Mangoes and watermelons, prayer mats and Chinese-made utensils are again filling the stalls of Maiduguri’s markets, as they recover after years of Boko Haram violence.
But in the birthplace of Boko Haram, appearances are often deceptive.
The eight-year insurgency has brought the Borno state capital to its knees, after centuries as a commercial crossroads between the Sahel and central Africa.
The historic trading hub has been transformed into a centre of humanitarian aid. Life runs according to the rhythm of the aid agencies that have flocked there in the last year.
But Modu Kolo Dunoma, the head of the Monday Market — the city’s biggest and a frequent target for Boko Haram’s bombs and bombers — told AFP: “We face a difficult situation.
“Farmers still can’t go back to their farms and most of the food items are imported from other states. Prices have really gone up.”
A sack of rice that once sold for 8,000 naira ($25, 22 euros) now goes for 17,000 naira as a result of food shortages, spiralling inflation and an economy in recession.
“People just can’t afford to buy food,” said Dunoma.
On the edge of the city, never-ending lines of lorries spend days waiting to take their cargoes to Dikwa and beyond to neighbouring Cameroon.
Maiduguri’s main source of revenue — the transport of goods to land-locked countries such as Chad, Central African Republic and Sudan — is struggling to take off again.
The army has reopened some main roads but ambushes still happen frequently and vehicles are not allowed to travel without a heavily armed military escort.
Maiduguri’s needs remain huge, however, with the population having doubled since 2009, as more than one million people sought safe haven from Boko Haram attacks.
Confined to camps or living among the local population, they survive on external aid.
According to the United Nations, nearly two million people in the northeast region are currently suffering from severe acute malnutrition and 5.5 million are in need of food aid.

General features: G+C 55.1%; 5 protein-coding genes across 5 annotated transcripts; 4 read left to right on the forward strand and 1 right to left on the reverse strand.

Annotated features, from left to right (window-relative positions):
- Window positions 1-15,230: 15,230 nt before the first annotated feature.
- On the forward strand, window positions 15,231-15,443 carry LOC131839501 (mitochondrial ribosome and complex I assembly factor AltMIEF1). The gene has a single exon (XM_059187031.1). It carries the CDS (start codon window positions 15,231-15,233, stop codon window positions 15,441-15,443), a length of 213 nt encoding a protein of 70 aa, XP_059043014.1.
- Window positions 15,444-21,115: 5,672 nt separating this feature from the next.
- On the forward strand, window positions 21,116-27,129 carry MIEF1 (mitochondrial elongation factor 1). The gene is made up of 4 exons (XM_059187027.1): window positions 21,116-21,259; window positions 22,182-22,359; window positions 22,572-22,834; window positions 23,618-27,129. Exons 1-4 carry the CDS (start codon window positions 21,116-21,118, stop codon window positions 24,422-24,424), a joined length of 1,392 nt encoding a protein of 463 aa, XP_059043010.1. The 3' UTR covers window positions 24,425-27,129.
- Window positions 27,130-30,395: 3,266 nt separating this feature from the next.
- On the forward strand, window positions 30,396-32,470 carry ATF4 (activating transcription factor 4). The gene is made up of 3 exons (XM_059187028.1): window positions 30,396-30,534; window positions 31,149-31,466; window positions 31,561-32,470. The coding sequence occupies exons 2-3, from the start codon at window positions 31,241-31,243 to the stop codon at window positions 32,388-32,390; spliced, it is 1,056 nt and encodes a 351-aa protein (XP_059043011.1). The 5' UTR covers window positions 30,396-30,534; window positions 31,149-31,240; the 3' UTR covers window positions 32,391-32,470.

The international community belatedly realised the scale of the humanitarian crisis in northeast Nigeria and most of the NGOs now in Maiduguri only arrived from mid-2016.
Since then, daily life in the camps is an endless round of food distribution. Huge gleaming white 4×4 vehicles belonging to aid agencies ply the roads.
Long queues form at bank ATMs every morning as people try to get money from cash transfer schemes to see them through to the end of the month.
Muhammadu Ali, a 48-year-old civil servant, fled the border town of Ngala with his wife and 10 children. His meagre salary is not enough for his family to live on.
“How can I feed them with 20,000 naira? We are totally reliant on aid,” he said.
Not everyone is suffering hardship. Certain sectors have even benefitted from the influx of foreign non-governmental organisations and the displaced people.
“I can tell you we make money,” laughed Ali Garba Bashehu, the head of Dolphin, one of the few estate agents in Maiduguri.
Property owners who fled Maiduguri in their droves, thinking the city would fall to the insurgents, sold their houses for next to nothing.
The same properties are now rented out for a fortune.
“NGOs don’t know what to do with the money,” said Bashehu, as he gave a tour of Maiduguri’s government reserved area, its high walls topped with barbed wire.
“You see this compound surrounded by blue drums? The UN rents it for $225,000 a year, pre-paid!” he said.
Down the road, he pointed out another rented by a French NGO for $120,000 a year.
“This hotel is fully leased by the year,” he said stopping in front of a large white building. “You can’t book a room.
“A house worth one million naira per year can cost up to five million today.”
In more modest areas, too, prices have soared.
Baba Wuroma Usman, who is in his 50s, rented out a two-bedroom property for 100,000 naira three years ago. Now, he asks for double that.
The UN said that $1.05 billion is required in Nigeria this year to fund its humanitarian programmes. At a conference in Oslo in February, donors pledged $672 million.
Despite people’s dire need for food, clean water, shelter and healthcare, there is profiteering and corruption.
The presidency has even admitted that nearly half of the food sent for the victims of Boko Haram never reaches them, and Nigeria’s anti-corruption agency has launched several investigations.
In April, the country’s top civil servant, Babachir David Lawal, was suspended for his alleged role in the fraudulent attribution of contracts for reconstruction in the northeast.